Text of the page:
If you really have to use a public WiFi, it would most likely be for some quick browsing somewhere you don't have 3G access. So temporarily disabling Auto Sync from Settings -> Accounts and Sync or from a power widget should let you do the browsing without worrying about stolen tokens. Then, when you're back on a trusted network, just re-enable syncing.

  • Mark

    If i am in a public Wifi I use droidwall, a firewall for Android. With 1 click (or rather touch :-) all applications cannot connect anymore except for the browser or whatever you need.
    I can recommend droidwall very much.

    • SiliconAddict

      Other then the fact that a firewall doesn't encrypt your connection and as such the stream can still be intercepted.

      • http://lavadip.com HRJ

        The OP's point was that only applications that you authorize explicitly can connect through the firewall. So, you could prevent interception of background connections.

  • SiliconAddict

    Queue the iTards who will act as if they never had an exploit in iOS before.

    • Kane

      Cue* :-]

    • _Tetragrammaton

      Who's retarded if 99% of said device are currently open to the exploit?

      • Phil

        You're retarded if your trusting just any old network you can connect to. Theres nothing really special about this vuln. If you're on someone elses network you are gambling to begin with. Wireless security only protects you up to the access point. After that you're on a wire and you don't know who or what else is on it.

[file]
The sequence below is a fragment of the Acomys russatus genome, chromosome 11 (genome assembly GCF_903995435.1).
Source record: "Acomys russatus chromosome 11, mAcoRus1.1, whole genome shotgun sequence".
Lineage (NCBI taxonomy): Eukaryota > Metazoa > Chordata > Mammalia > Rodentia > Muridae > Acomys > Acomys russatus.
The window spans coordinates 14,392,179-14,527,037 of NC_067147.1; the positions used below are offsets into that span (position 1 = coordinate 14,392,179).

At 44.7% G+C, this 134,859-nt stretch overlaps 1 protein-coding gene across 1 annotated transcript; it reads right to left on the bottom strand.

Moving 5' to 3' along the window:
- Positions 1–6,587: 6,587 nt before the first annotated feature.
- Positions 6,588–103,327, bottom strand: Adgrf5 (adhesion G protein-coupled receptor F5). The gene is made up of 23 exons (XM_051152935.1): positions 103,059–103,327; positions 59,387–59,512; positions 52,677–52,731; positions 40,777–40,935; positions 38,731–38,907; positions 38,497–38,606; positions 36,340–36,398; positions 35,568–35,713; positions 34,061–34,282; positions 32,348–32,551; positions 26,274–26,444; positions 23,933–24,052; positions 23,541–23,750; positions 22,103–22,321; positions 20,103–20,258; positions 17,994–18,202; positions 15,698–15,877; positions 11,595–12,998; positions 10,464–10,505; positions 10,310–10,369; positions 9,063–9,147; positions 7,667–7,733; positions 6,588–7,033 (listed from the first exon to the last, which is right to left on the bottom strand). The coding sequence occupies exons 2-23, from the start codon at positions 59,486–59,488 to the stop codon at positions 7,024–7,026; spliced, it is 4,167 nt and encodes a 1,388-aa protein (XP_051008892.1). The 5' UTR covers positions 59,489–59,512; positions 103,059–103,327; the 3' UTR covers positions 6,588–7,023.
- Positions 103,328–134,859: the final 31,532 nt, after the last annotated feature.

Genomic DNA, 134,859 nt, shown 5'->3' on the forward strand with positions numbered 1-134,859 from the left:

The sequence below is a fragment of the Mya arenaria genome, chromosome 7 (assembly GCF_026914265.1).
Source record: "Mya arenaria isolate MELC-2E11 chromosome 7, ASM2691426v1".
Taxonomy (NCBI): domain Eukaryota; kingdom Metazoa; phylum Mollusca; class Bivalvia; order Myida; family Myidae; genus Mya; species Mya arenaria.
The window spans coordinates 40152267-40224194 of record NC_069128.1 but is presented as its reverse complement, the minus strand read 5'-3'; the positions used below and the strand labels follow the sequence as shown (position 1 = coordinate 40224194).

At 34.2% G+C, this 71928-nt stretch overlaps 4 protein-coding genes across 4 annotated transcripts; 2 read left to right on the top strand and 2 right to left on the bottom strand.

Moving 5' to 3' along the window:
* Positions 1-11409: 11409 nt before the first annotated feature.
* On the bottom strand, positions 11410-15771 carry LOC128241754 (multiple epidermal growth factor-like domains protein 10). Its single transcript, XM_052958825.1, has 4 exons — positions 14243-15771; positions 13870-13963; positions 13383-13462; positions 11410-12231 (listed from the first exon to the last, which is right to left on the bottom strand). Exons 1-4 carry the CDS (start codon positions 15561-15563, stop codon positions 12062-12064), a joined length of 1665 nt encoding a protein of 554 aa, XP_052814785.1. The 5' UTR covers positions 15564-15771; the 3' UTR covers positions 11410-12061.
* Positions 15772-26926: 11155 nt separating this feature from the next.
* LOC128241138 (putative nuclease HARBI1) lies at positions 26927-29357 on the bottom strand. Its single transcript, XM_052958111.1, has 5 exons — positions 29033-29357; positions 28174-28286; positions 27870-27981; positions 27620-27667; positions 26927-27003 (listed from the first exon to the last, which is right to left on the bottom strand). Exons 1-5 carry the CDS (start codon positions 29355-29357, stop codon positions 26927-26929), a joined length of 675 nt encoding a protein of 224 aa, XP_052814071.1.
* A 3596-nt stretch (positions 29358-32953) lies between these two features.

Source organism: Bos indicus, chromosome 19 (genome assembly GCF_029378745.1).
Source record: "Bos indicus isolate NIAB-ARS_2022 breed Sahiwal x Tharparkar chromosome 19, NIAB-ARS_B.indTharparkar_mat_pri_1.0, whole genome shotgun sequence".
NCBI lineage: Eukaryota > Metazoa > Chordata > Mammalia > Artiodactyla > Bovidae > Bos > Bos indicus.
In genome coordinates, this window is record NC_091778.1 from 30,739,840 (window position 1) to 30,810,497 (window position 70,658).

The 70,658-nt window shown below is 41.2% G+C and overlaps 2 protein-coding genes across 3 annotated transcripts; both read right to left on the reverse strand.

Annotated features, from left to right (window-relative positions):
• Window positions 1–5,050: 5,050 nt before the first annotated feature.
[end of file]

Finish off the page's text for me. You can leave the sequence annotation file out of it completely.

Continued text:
• http://ocaoimh.ie/ Donncha O Caoimh

    I need to look into setting up a VPN to my server so I can proxy through that then.

    Thankfully free wifi around here is a rare commodity but this is disturbing. Hope

  • Ron H in Schenectady

    The press is running crazy with this, saying Android is unsecure, etc. They're not saying it's only if you're on an unencrypted network. I hope this info gets out so they can stop with the sensationalizing.

  • LAmDroid

    another mountain out of a mole

  • dozo

    Does this vulnerability exist in other phone OS like Symbian, Bada, iOS and Windows Phone 7? Or is it unique to only Android?

    • Tee

      This is _Android_ Police. :D

      Try Apple/Symbian/Bada/WP Police...

  • Nikki

    I rooted my phone to Gingerbread so I have 2.3.3. I woke up this morning I had an error sign in for my Gmail account on my phone. When I signed in through the browser Gmail needed me to verify some stuff before letting me in, and when I got in, somebody sent slit of emails to my contacts!!!!

  • Mongo

    Tbh, this is not just a android problem, i did a test on my home network, 2 different routers (one netgear and one belkin) with different SSID, having 3 PC's running windows xp and 1 windows 7 and 2 android phones(an htc desire, and a sgs) 1 ipad connected to Router 1. Turned off router 1 and switch SSID on router 2, all of them connected to it without me having to even touch the devices. tried with and without encryption.

    Of course, with the encryption it would require them(the evil hackers) to know this information.

  • http://www.dudumimran.com/ Dudu Mimran
  • edu techs

    Android Silver is also expected to have a kill switch.